There is a way to quell some of that heat thanks to its Victory Comfort Control System. It is a system of adjustable vents and deflectors that allow riders to channel the flow of air depending on circumstances. The system is composed of adjustable upper and lower wind controls. Open up the vents on the fairing lowers and some of the heat coming off the engine can be diverted. They are integrated cleanly into the design of the fairing lowers and have a handle that is easy to use while in motion. The upper air controls are mounted at the base of the fork-mounted fairing and can be adjusted to divert air completely around or directly at the chest of riders. Overall the combination of a wide front fairing, tall windscreen and Victory’s Comfort Control System provides a solid buffer between riders and the elements.

When it comes time to scrub speed off the big tourer, dual 300mm front floating rotors with 4-piston calipers get the job done. The system provides plenty of feel at the lever so riders know the four-piston calipers are biting into the big discs. Braking power on the front is strong, while the rear is a bit more sensitive and will lock up if you stomp hard on the pedal before the ABS kicks in. It has a non-linked ABS with sensors in each wheel, and the system on the rear pulses hard upon application in the ball of a rider’s foot but is effective nonetheless.

Slipping between gears is the job of a six-speed gearbox with helical-cut gears. The Cross Country Tour’s six-speed overdrive transmission received heavy revisions a few years back, increasing gear tooth counts, revising gear ratios and trimming down the drive sprocket. The revisions helped reduce mechanical noise but engagement is still accompanied by an audible clunk. The Victory’s transmission also features a neutral assist and finding neutral isn’t a problem. What is problematic is the fact that sometimes the gear indicator will light up saying the bike’s in neutral when in reality it isn’t, which riders quickly learn when they let out the clutch. Having to rein in a lurching 850-pound motorcycle is never fun.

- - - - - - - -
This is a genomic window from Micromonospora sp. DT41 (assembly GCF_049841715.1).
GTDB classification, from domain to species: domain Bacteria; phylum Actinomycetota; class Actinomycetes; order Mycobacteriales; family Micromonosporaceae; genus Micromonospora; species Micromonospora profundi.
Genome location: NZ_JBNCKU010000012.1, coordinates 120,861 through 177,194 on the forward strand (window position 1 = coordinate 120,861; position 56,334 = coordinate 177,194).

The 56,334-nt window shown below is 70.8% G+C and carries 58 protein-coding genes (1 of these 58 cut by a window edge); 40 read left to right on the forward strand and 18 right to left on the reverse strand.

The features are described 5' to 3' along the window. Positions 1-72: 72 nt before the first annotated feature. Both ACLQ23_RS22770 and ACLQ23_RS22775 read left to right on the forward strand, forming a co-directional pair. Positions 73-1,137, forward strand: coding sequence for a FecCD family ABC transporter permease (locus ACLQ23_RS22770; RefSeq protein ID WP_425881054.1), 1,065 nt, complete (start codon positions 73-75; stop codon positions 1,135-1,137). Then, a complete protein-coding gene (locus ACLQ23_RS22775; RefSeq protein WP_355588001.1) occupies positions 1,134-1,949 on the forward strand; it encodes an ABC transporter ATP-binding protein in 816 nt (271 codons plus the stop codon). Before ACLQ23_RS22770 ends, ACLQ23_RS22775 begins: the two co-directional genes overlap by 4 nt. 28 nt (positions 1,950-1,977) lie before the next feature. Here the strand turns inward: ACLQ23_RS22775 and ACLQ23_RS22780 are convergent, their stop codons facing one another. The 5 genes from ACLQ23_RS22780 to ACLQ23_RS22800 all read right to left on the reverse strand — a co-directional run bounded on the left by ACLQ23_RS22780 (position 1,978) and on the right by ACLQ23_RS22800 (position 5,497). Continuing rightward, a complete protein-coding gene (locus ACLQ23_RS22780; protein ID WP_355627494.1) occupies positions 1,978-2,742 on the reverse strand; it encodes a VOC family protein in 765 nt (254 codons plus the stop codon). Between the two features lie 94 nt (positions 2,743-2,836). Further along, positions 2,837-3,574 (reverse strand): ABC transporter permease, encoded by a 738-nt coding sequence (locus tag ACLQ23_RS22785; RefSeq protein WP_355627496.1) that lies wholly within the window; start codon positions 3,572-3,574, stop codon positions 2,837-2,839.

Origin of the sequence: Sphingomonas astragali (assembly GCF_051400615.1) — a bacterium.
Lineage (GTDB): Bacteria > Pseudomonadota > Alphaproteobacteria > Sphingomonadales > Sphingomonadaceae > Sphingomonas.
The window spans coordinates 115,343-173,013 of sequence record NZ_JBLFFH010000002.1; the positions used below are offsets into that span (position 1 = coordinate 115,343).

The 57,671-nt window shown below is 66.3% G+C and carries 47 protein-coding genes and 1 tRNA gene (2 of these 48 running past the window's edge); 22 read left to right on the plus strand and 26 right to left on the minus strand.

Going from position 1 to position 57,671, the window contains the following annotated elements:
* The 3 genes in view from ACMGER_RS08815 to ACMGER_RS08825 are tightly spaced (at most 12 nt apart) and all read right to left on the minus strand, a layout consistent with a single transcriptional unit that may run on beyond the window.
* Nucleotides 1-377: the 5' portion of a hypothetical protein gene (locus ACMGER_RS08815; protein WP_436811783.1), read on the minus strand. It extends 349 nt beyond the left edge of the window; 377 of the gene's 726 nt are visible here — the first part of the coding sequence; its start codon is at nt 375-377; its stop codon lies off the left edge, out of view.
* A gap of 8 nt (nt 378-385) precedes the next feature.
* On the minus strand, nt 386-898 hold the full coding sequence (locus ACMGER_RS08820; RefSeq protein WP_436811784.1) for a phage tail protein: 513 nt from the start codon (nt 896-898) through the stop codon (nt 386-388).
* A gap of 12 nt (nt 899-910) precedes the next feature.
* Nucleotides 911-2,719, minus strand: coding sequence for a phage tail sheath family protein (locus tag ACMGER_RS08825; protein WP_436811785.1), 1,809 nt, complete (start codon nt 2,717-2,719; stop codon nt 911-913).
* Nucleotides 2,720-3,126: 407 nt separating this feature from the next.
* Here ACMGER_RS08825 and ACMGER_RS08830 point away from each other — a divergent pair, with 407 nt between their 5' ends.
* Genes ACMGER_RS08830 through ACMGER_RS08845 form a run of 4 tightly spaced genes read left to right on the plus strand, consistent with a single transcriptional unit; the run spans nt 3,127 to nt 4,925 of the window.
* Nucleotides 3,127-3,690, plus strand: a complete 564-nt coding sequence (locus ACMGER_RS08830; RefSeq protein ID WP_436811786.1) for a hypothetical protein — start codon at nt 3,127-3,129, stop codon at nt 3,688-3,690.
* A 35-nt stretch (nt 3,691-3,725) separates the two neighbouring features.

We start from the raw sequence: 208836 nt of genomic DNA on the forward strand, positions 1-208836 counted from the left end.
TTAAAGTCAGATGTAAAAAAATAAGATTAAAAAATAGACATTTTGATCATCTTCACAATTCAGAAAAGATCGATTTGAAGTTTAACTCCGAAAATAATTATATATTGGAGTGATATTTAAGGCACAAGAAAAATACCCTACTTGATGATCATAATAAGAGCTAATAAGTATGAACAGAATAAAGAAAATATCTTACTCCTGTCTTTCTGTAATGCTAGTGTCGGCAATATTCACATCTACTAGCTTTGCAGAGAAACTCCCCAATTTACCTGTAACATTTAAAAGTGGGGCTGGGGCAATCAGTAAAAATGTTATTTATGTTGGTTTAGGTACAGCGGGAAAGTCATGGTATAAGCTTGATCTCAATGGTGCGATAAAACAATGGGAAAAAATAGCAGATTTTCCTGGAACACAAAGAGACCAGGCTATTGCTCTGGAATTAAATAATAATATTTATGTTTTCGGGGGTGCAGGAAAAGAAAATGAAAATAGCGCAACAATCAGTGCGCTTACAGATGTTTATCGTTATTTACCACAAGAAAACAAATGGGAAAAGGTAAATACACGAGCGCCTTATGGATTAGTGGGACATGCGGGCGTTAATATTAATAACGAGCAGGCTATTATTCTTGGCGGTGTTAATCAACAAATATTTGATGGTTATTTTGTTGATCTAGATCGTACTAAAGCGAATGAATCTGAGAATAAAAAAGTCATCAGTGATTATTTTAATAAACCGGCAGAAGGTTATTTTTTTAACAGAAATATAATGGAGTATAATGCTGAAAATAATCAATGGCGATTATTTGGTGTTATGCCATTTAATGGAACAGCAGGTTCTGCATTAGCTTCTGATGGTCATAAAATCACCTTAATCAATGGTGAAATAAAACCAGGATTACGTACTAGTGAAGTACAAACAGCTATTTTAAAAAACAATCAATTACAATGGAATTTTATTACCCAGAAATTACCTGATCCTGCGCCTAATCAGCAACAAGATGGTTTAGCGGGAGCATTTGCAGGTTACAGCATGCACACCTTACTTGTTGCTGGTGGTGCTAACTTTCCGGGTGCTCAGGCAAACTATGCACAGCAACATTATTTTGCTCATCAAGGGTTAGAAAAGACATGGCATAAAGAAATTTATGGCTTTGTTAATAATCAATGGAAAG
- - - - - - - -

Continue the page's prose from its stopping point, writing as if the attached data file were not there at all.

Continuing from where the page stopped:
That one electronic gremlin aside, the list of amenities that benefit riders is much longer. Heated grips are activated in ‘Hi’ or ‘Lo’ modes via a switch mounted below the speedo and tach. Heated seats are standard fare for both rider and passenger. The floorboards are long, and a toe-shifter gives riders the leeway to move them around a bit while riding. The passenger floorboards are even better, ranging through 10 degrees of angle adjustment and two inches of height through three different positions. Cruise control located in the right control housing activates easily with the thumb and comes with the standard package. Listening to music is always a good way to help melt the miles away, and the Cross Country Tour is equipped with both an AM/FM radio and an iPod attachment. The iPod connector is tucked neatly away in the cubby hole inside the left lower fairing, while all audio can be manipulated via the left control housing on the handlebar. The audio system also includes a weather band radio and has the capacity to run satellite radio as well, but it’s up to owners to have it activated. Working the audio or cruise control systems becomes fairly intuitive after spending a little time on the bike, so riders don’t have to take their attention off the road. Victory made the primary gauges analog; the speedo and tach are large and placed in the middle of the front fairing so they are easily viewable at speed. A small digital display between them includes a helpful gear indicator, clock, ambient temperature gauge, and odometer. One of the Cross Country Tour’s other cool features is the fact that its topcase can be removed. Simply unplug the wiring couplet for the brake lights mounted in the topcase, slide it back out of the mounting brackets and now you’re riding a bagger.

Attend just about any major American biker rally and the motorcycle you’ll see more than any other is Harley-Davidson’s Ultra Classic Electra Glide. Considering Harley’s big touring bike sells for over $20,000, it’s easy to see why Victory Motorcycles would love to whittle into those sales. This is one of the reasons Victory took its best-selling bagger, the Cross Country, added a topcase/passenger backrest, lower fairings, taller windscreen, and more rider-friendly amenities, and released it as the Cross Country Tour. With an MSRP of $22,499, it is priced competitively with Harley’s 2014 Electra Glide Ultra Classic at $23,249 while Kawasaki’s V-Twin powered equivalent, the 2014 Vulcan 1700 Voyager ABS, undercuts them both at $19,399.

After spending around 3,000 miles and riding across several states on the 2014 Victory Cross Country Tour, we’ve learned that it is a very capable tourer. We love its class-leading storage and it’s a comfortable ride thanks to its solid suspension and well-cushioned saddle. A wide front fairing and tall windscreen shelters riders so they can log more miles without feeling beat down. It flows through the curvy stuff with stability and predictability, has decent clearance before scraping floorboards and has power that is manageable but not overbearing. Add rider-friendly features like cruise control, heated grips and seats, and a rockin’ four-speaker stereo system and you’ve got a bike that’s more than capable of tackling the long haul.